Appeal No. 2051510) (Claim No. 2016026235)
Michael McGee, by Robert L. Stultz, his attorney, appeals the
decision of the West Virginia Workers' Compensation Board
of Review. Hendershot Plumbing, by Patricia E. McEnteer, its
attorney, filed a timely response.
issue on appeal is whether the claim should be held
compensable. This appeal originated from the May 19, 2016,
claims administrator's decision rejecting the claim. In
its August 22, 2016, Order, the Workers' Compensation
Office of Judges affirmed the decision. The Board of
Review's Final Order dated February 17, 2017, affirmed
the Order of the Office of Judges. The Court has carefully
reviewed the records, written arguments, and appendices
contained in the briefs, and the case is mature for
Court has considered the parties' briefs and the record
on appeal. The facts and legal arguments are adequately
presented, and the decisional process would not be
significantly aided by oral argument. Upon consideration of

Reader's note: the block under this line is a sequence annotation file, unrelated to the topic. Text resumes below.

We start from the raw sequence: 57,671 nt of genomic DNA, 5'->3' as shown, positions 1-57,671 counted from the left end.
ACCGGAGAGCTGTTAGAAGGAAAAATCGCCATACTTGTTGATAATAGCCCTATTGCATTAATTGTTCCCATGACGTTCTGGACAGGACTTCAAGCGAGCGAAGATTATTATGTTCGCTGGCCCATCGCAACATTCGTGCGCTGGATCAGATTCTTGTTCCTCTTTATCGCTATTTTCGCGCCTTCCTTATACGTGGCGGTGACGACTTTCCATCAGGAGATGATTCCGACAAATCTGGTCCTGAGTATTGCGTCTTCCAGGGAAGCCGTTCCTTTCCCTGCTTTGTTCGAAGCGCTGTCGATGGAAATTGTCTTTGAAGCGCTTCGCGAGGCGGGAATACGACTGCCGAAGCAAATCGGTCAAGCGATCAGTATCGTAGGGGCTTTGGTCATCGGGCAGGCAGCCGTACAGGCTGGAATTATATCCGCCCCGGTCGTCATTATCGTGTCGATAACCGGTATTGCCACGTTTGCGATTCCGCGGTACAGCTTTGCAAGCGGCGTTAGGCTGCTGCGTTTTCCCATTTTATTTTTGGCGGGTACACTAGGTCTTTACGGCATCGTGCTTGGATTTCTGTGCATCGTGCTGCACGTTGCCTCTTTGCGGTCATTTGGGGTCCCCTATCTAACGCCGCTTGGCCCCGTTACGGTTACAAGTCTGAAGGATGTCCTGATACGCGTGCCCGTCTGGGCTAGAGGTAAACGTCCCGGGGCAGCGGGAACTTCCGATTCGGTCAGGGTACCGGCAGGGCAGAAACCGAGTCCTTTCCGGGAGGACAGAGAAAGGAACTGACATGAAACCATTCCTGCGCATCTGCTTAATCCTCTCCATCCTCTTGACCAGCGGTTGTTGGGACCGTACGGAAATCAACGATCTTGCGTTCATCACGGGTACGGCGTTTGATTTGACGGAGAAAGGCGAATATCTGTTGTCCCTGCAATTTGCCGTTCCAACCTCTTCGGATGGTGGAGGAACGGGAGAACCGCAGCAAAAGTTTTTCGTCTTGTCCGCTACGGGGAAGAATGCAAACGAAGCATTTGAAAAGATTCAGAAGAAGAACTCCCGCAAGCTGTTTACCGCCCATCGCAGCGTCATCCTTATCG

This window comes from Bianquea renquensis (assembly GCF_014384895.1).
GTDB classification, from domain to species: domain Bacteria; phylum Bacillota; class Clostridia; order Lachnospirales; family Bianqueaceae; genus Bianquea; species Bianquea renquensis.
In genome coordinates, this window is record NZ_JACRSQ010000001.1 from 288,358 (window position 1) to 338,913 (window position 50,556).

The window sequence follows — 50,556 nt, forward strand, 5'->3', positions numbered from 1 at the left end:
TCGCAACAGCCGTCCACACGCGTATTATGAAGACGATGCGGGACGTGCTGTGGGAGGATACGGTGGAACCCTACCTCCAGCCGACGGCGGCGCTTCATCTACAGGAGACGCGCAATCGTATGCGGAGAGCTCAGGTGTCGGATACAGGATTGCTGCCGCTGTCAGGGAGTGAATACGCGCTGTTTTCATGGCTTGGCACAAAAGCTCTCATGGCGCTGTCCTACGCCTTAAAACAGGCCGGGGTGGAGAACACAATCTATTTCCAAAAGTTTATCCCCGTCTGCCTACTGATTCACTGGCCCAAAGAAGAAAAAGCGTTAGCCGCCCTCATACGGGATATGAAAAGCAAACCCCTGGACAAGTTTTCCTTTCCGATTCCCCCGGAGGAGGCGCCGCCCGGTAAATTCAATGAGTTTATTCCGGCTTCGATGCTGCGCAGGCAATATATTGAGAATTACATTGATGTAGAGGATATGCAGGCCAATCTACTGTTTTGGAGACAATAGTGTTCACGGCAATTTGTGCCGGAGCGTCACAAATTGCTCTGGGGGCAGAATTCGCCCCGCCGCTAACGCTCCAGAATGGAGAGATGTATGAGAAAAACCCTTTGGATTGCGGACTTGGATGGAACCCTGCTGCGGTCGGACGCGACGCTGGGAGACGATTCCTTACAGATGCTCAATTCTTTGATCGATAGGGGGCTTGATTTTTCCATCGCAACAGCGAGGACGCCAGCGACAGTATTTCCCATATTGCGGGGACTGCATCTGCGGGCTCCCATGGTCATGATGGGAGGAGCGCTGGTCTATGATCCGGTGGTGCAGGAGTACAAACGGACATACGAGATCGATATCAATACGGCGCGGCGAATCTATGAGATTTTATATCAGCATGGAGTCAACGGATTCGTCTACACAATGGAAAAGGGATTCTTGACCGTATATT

the standard of review, the briefs, and the record presented,
the Court finds no substantial question of law and no
prejudicial error. For these reasons, a memorandum decision
is appropriate under Rule 21 of the Rules of Appellate
McGee, a service technician for Hendershot Plumbing, alleges
that he was injured in the course of his employment on
February 18, 2016, when he was attempting to remove a hot
water heater from a recently flooded basement. Mr. McGee
alleges that he slipped in mud and fell backwards, hitting
his back on a concrete wall. Mr. McGee finished his shift and
worked the next day as well, only reporting to the emergency
room on February 20, 2016, after falling in the shower and
emergency room report noted that Mr. McGee had an extensive
medical history including sciatica, hypertension,
musculoskeletal disorders, chronic back pain, neck pain with
a herniated disc, and two bulging discs. Medical records show